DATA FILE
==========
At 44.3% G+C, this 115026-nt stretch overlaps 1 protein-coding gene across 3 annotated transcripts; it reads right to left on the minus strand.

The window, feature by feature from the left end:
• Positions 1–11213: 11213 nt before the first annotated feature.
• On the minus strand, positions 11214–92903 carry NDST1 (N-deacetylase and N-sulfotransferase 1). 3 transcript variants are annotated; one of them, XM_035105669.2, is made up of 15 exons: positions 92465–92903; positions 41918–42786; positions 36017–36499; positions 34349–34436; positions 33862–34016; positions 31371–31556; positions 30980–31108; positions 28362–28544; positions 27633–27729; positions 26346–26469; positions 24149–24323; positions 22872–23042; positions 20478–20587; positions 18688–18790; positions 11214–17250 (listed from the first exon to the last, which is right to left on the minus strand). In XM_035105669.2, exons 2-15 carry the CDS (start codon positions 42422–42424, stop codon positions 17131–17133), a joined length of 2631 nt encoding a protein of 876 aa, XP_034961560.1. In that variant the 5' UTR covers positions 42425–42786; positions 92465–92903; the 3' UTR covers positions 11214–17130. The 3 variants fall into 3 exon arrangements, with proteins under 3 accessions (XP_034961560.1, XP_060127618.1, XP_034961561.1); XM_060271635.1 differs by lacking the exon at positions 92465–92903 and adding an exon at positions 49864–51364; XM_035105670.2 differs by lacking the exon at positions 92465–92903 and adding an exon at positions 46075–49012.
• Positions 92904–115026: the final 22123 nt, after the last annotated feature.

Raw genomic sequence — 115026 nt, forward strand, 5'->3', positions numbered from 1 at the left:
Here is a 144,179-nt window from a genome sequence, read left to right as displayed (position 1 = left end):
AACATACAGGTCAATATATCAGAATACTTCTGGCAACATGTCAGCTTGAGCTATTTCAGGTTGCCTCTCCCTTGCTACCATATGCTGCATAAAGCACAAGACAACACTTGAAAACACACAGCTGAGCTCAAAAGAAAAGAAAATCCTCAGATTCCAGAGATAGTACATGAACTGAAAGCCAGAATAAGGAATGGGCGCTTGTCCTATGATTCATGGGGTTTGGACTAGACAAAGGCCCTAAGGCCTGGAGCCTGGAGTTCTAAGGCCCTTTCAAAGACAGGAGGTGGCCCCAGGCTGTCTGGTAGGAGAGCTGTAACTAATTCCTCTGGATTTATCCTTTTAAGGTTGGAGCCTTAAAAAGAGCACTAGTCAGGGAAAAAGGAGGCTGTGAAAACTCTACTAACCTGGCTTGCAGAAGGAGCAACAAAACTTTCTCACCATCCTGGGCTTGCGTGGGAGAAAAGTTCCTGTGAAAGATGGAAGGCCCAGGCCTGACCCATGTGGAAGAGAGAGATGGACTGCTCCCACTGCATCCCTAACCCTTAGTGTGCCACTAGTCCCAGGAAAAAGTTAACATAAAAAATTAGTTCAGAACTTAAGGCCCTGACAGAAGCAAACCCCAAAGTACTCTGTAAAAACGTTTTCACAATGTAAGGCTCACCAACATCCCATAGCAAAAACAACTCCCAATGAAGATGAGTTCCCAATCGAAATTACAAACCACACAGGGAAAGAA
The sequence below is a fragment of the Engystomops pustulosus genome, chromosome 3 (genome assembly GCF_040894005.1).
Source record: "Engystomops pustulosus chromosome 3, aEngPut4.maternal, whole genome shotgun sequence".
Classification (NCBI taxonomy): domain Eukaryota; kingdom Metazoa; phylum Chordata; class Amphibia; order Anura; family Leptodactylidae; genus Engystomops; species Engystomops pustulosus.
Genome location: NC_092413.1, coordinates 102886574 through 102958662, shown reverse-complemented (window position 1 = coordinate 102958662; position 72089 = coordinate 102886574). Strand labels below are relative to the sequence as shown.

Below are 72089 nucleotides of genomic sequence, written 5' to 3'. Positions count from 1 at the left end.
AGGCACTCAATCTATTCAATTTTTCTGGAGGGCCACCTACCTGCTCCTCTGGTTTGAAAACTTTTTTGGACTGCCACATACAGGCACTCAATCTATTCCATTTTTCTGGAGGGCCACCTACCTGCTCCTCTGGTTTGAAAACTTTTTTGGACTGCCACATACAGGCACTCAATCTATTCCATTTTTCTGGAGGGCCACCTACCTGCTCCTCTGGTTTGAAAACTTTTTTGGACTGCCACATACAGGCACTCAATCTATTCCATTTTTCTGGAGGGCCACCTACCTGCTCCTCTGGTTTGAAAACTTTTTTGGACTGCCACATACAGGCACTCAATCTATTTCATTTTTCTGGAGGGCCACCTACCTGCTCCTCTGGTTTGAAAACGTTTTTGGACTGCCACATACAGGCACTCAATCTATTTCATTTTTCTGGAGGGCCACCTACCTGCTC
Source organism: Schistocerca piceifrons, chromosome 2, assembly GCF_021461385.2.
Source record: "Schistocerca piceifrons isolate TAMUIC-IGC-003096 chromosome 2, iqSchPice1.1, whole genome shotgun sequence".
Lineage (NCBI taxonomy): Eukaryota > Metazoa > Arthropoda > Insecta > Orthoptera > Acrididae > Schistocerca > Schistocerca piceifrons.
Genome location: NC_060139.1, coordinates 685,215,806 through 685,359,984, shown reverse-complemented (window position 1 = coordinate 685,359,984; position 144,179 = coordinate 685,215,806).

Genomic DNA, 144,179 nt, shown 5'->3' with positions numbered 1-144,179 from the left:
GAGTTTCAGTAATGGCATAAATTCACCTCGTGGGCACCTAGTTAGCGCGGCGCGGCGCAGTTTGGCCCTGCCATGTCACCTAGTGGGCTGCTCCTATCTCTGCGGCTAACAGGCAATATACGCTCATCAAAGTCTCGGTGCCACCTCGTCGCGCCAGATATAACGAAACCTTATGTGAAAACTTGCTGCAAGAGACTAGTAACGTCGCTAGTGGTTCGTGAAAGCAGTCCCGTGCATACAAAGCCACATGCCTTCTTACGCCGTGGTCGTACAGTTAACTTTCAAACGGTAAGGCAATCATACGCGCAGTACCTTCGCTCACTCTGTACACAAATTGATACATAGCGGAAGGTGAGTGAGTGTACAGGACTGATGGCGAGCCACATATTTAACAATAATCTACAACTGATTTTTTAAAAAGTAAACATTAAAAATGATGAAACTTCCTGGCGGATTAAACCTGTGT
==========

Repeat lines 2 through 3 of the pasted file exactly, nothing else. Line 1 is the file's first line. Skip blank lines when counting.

The window, feature by feature from the left end:
• Positions 1–11213: 11213 nt before the first annotated feature.